Like I said, each player has a number of upgradeable skills and combos and the points for these upgrades is earned by your performance in each level. As you kill enemies you have a “ability meter” that rises as you dish out damage and falls as you incur damage. The higher you can maintain the meter, the more points you get for killing your enemies.

Obviously this wouldn’t be a Star Wars game without force powers and you get more than enough to play with in this game. You are able to telekinetically pick up objects and people, hurl them about, control their minds and even electrocute them if you are playing with Anakin. A nifty force heal is also available to you, but with the little bit too overpowered block you probably won’t need it all that much except for in the boss battles.

On the graphics side of things, Star Wars III: Revenge of the Sith features some beautifully rendered sprites that very strongly resemble their real life movie counterparts and with some clean and fluid animations you get left with what can only be described as a good looking game. The backgrounds are also nicely detailed and well populated with breakable items and pickups. The game does however use fixed cinematic camera views throughout the game and this can become rather frustrating when you can’t see just who you are fighting with on the side of the screen.

As I mentioned before, there are very few pre-rendered cutscenes and the few cutscenes that do exist are all made with the graphics engine which means they don’t look that good from close up. Luckily the game makes up for it with oodles of movie footage which should keep you happy between levels.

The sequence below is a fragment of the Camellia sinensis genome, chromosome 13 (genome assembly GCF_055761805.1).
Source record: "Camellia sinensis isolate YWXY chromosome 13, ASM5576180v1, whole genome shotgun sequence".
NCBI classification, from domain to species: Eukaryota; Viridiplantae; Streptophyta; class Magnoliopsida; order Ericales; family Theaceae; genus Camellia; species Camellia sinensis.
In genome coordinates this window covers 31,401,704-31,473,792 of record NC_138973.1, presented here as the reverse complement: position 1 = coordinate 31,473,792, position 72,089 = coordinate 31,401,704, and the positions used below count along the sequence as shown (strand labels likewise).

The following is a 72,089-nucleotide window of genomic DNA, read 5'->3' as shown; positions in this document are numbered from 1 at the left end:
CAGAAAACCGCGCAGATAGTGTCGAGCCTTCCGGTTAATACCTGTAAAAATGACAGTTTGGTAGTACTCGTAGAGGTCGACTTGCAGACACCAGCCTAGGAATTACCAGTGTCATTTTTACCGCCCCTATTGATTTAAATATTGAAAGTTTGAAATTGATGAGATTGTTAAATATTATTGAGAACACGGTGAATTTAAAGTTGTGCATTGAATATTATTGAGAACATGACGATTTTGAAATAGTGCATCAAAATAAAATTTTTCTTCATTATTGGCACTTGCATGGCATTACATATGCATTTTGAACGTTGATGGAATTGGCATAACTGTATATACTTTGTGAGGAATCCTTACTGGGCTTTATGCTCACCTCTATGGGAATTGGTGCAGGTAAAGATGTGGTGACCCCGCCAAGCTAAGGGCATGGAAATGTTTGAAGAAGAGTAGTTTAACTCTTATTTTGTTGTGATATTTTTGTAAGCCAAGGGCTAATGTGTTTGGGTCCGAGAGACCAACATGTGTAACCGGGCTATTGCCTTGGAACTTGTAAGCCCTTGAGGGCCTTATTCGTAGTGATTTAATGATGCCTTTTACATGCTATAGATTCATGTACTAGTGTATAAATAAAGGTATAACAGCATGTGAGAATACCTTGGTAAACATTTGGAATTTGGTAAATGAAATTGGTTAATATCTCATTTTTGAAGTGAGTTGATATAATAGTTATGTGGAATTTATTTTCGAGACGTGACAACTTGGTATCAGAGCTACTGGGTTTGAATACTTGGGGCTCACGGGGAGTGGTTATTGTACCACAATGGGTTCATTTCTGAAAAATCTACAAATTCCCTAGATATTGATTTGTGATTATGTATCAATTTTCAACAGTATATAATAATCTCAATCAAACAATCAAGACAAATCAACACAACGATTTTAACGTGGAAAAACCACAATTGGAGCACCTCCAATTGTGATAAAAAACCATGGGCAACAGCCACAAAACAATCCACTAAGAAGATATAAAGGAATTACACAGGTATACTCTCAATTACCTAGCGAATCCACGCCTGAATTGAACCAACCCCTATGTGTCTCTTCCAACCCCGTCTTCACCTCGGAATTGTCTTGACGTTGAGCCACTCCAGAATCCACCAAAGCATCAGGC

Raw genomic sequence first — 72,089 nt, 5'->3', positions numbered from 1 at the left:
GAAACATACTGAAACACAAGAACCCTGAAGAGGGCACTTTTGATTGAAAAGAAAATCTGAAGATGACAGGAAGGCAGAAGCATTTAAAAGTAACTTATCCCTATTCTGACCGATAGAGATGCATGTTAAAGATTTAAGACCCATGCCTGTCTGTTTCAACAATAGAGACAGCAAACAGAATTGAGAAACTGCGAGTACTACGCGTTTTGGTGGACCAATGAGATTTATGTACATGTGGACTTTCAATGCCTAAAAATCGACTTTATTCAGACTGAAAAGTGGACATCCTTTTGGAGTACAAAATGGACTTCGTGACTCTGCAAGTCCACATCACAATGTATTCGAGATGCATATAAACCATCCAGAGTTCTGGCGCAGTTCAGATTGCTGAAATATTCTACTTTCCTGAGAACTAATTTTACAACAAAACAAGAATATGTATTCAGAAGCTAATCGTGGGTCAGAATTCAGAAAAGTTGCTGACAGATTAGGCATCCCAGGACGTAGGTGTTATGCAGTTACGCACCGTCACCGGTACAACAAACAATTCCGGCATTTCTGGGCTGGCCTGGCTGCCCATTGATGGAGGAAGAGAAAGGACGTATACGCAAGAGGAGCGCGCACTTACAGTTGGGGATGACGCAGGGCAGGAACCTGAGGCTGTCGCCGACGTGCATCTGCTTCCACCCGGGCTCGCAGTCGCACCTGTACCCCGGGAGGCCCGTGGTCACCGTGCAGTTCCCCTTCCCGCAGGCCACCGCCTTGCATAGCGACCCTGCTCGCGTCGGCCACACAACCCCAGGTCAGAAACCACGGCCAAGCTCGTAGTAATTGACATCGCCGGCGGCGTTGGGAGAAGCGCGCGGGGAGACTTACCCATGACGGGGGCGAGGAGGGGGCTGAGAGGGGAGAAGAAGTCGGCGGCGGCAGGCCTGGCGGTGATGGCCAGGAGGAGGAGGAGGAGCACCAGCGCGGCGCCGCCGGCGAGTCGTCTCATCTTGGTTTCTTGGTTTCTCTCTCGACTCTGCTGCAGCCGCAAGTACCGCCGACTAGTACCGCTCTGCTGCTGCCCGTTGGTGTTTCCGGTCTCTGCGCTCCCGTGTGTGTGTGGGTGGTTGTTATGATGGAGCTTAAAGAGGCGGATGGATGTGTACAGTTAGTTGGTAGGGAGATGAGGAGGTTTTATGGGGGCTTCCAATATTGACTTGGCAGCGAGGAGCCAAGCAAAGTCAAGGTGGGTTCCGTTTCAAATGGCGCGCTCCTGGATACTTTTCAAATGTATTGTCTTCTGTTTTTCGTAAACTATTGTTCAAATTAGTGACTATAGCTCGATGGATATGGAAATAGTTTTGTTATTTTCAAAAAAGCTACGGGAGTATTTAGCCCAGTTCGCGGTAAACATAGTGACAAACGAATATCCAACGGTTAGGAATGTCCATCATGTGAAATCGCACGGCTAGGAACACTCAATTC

The soundtrack for the game uses the classic John Williams’ score which is known and loved by millions which basically means that the game sounds exactly like the movie would have. Of course the sound effects are of as high a calibre so there isn’t much to complain about. On the voice acting side of things it isn’t all that smooth though. Certainly the soundalikes aren’t bad, but they are crippled by the terrible ham-fisted cheesy quips they have to constantly deal out and honestly there are times you just want to turn down the volume just to escape this bad and forced dialog. Perhaps if they were delivered a lot less frequently the game might have been a bit more enjoyable to listen to.

Star Wars III: Revenge of the Sith is certainly not a difficult game to complete nor is it a very long game to play – you should finish it in about five hours and to be honest, once you are done with it you are done with it. It is a simply hack and slash brawler with some cool force powers and nice graphics thrown in for effect and the lack of compelling story means that it really is only intended for either extreme Star Wars fans or people who like mindless action games.

Fans of StormFront Studios will enjoy this game as well, but it is difficult to recommend it as a worthwhile buy. A fun rental perhaps (and good for some co-op Star Wars action) but it is probably not going to leave you satisfied once you clock it for the first (and probably only) time.

It is competent and well made, but its length, difficulty and lack of cohesive story knocks it down a couple of notches from being a truly great game.

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About Craig Lotter

South African software architect and developer at Touchwork. Husband to a cupcake baker and father to two little girls. I don't have time for myself any more.